Time course of oculomotor inhibition revealed by saccade trajectory modulation
McSorley, E., Haggard, P. and Walker, R. (2006) Time course of oculomotor inhibition revealed by saccade trajectory modulation. Journal of Neurophysiology, 96 (3). pp. 1420-1424. ISSN 0022-3077
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To link to this article DOI: 10.1152/jn.00315.2006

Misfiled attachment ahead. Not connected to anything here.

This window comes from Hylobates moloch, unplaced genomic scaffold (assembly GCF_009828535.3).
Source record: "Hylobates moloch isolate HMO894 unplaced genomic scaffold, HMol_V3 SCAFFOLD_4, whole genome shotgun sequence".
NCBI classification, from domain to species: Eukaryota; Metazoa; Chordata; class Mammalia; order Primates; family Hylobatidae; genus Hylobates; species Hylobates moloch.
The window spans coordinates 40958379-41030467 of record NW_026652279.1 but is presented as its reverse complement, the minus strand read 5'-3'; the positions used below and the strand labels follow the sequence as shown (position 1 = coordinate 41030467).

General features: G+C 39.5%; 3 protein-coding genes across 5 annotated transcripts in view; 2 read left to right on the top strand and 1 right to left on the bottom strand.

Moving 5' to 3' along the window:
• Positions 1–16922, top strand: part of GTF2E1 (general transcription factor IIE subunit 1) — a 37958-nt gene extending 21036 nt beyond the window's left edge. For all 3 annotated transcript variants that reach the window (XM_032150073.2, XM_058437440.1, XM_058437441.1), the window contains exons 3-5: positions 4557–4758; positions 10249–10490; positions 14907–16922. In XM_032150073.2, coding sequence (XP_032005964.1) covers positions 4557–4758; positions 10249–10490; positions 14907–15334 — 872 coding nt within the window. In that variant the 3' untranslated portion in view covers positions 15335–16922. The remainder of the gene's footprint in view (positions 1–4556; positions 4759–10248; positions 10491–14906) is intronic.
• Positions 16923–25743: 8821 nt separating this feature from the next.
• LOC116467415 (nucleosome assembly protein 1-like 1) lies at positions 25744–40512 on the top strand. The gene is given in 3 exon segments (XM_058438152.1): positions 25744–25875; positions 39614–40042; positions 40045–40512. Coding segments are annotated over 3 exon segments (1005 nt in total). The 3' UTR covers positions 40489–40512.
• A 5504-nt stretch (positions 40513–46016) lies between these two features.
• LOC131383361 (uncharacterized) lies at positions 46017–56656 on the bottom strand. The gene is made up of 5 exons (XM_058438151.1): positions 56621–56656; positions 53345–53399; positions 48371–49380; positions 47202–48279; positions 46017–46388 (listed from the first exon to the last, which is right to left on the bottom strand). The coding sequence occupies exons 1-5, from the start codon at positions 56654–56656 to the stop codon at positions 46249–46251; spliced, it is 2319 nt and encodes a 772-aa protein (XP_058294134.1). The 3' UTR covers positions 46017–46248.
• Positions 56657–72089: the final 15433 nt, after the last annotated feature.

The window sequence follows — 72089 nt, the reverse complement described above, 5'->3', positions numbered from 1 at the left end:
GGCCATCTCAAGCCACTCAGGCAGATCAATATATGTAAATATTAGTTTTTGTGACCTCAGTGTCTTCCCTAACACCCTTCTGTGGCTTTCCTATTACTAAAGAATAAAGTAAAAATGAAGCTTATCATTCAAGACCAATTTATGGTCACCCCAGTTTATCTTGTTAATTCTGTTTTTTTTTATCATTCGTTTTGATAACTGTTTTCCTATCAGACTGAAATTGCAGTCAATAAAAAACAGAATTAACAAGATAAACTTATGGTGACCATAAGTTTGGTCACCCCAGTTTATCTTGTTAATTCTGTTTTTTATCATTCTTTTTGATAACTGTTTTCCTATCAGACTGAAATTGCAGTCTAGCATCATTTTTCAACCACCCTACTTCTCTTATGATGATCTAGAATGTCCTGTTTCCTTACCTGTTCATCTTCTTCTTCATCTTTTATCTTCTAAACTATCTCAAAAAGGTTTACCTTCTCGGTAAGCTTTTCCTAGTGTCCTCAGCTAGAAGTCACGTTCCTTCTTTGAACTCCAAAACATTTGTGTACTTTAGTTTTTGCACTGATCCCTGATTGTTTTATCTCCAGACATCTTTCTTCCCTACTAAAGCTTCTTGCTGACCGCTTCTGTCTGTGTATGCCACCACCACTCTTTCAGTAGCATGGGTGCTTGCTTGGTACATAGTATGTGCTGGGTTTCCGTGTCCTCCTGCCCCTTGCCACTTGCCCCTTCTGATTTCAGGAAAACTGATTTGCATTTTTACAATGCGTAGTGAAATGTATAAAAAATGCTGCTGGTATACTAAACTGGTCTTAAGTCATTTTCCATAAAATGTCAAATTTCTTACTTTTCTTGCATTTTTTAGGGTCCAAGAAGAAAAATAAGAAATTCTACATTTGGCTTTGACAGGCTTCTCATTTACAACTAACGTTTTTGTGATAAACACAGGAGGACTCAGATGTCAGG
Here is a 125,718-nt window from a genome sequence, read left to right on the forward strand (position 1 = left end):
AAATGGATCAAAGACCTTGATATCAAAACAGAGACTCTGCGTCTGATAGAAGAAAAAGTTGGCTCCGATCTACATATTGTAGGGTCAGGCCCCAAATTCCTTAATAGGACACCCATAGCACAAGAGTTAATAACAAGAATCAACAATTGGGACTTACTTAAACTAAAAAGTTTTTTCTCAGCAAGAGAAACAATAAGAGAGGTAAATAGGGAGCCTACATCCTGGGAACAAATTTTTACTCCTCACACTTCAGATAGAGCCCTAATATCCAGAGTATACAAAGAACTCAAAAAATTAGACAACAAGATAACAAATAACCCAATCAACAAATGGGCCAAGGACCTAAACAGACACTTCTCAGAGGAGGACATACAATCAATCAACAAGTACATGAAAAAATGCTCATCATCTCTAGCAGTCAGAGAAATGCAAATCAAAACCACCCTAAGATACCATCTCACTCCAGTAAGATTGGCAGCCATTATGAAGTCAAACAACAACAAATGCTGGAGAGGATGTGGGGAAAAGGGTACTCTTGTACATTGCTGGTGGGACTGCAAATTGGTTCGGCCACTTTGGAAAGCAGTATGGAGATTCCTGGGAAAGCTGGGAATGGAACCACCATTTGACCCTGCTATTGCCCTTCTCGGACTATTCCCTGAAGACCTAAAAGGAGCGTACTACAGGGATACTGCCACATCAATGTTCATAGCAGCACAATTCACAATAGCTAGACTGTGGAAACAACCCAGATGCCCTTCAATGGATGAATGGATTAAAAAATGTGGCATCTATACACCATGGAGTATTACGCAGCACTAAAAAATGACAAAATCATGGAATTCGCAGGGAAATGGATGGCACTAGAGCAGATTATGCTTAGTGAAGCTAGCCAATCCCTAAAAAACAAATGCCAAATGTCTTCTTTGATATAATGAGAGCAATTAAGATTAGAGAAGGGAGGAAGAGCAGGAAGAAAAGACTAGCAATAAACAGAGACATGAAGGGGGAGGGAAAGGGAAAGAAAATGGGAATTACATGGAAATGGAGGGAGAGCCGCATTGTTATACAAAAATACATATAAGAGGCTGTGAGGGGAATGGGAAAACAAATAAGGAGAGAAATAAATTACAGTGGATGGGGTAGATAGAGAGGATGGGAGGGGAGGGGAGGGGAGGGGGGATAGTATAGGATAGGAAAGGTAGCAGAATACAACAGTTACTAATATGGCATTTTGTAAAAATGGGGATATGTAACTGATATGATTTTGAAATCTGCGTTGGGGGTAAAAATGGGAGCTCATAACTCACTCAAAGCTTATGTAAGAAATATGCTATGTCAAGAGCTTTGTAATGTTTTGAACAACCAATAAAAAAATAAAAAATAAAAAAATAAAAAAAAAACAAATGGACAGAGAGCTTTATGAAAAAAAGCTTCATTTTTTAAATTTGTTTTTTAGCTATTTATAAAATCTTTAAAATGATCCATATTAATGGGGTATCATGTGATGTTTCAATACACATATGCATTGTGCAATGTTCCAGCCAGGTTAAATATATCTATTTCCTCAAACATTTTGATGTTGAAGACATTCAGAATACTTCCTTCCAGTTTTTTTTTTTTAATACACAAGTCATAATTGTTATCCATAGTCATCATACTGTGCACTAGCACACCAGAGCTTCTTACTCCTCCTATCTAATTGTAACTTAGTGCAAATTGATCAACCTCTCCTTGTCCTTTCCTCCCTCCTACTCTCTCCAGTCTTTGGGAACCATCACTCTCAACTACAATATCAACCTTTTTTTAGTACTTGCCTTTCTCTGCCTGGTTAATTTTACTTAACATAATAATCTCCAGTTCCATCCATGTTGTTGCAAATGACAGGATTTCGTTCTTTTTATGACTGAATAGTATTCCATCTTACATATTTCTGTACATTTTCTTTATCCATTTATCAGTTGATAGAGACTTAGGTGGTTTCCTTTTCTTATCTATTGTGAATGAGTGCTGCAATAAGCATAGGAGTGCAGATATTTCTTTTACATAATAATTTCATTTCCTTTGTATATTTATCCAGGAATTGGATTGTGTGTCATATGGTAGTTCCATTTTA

Selecting a stimulus as the target for a goal-directed movement involves inhibiting other competing possible responses. Both target and distractor stimuli activate populations of neurons in topographic oculomotor maps such as the superior colliculus. Local inhibitory interconnections between these populations ensure only one saccade target is selected. Suppressing saccades to distractors may additionally involve inhibiting corresponding map regions to bias the local competition. Behavioral evidence of these inhibitory processes comes from the effects of distractors on oculomotor and manual trajectories. Individual saccades may initially deviate either toward or away from a distractor, but the source of this variability has not been investigated. Here we investigate the relation between distractor-related deviation of trajectory and saccade latency. Targets were presented with, or without, distractors, and the deviation of saccade trajectories arising from the presence of distractors was measured. A fixation gap paradigm was used to manipulate latency independently of the influence of competing distractors. Shorter- latency saccades deviated toward distractors and longer-latency saccades deviated away from distractors. The transition between deviation toward or away from distractors occurred at a saccade latency of around 200 ms. This shows that the time course of the inhibitory process involved in distractor related suppression is relatively slow.